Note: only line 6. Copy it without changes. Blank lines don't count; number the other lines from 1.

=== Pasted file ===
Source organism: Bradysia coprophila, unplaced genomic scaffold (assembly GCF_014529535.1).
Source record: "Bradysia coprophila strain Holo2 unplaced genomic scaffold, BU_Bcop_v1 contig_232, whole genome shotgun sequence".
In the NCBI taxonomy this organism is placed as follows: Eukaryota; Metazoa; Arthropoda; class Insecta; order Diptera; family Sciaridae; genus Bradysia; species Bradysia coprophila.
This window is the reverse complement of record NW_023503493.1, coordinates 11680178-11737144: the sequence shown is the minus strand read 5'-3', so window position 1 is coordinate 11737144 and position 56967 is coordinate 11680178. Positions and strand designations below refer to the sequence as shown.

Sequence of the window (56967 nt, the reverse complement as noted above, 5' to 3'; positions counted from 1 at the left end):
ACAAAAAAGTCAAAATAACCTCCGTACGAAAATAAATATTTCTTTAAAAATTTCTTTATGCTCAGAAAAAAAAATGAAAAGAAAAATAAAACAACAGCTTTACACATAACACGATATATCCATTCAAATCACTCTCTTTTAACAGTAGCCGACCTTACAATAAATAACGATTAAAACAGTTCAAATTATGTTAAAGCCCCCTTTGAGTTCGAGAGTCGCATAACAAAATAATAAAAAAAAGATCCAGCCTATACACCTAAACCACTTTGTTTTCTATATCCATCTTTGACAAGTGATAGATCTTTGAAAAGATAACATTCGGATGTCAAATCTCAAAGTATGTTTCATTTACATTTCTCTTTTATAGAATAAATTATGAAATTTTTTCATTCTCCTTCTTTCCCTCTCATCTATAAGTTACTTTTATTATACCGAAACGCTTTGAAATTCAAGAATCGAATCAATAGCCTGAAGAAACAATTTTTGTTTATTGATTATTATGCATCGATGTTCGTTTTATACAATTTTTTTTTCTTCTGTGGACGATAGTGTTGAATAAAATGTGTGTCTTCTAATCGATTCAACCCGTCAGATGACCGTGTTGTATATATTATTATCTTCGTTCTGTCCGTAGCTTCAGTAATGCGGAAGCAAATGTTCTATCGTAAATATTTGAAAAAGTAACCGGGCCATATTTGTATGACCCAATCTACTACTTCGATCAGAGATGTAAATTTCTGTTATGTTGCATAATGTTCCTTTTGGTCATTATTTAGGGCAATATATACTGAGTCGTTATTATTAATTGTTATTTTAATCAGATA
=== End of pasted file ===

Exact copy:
ACAAAAAAGTCAAAATAACCTCCGTACGAAAATAAATATTTCTTTAAAAATTTCTTTATGCTCAGAAAAAAAAATGAAAAGAAAAATAAAACAACAGCTTTACACATAACACGATATATCCATTCAAATCACTCTCTTTTAACAGTAGCCGACCTTACAATAAATAACGATTAAAACAGTTCAAATTATGTTAAAGCCCCCTTTGAGTTCGAGAGTCGCATAACAAAATAATAAAAAAAAGATCCAGCCTATACACCTAAACCACTTTGTTTTCTATATCCATCTTTGACAAGTGATAGATCTTTGAAAAGATAACATTCGGATGTCAAATCTCAAAGTATGTTTCATTTACATTTCTCTTTTATAGAATAAATTATGAAATTTTTTCATTCTCCTTCTTTCCCTCTCATCTATAAGTTACTTTTATTATACCGAAACGCTTTGAAATTCAAGAATCGAATCAATAGCCTGAAGAAACAATTTTTGTTTATTGATTATTATGCATCGATGTTCGTTTTATACAATTTTTTTTTCTTCTGTGGACGATAGTGTTGAATAAAATGTGTGTCTTCTAATCGATTCAACCCGTCAGATGACCGTGTTGTATATATTATTATCTTCGTTCTGTCCGTAGCTTCAGTAATGCGGAAGCAAATGTTCTATCGTAAATATTTGAAAAAGTAACCGGGCCATATTTGTATGACCCAATCTACTACTTCGATCAGAGATGTAAATTTCTGTTATGTTGCATAATGTTCCTTTTGGTCATTATTTAGGGCAATATATACTGAGTCGTTATTATTAATTGTTATTTTAATCAGATA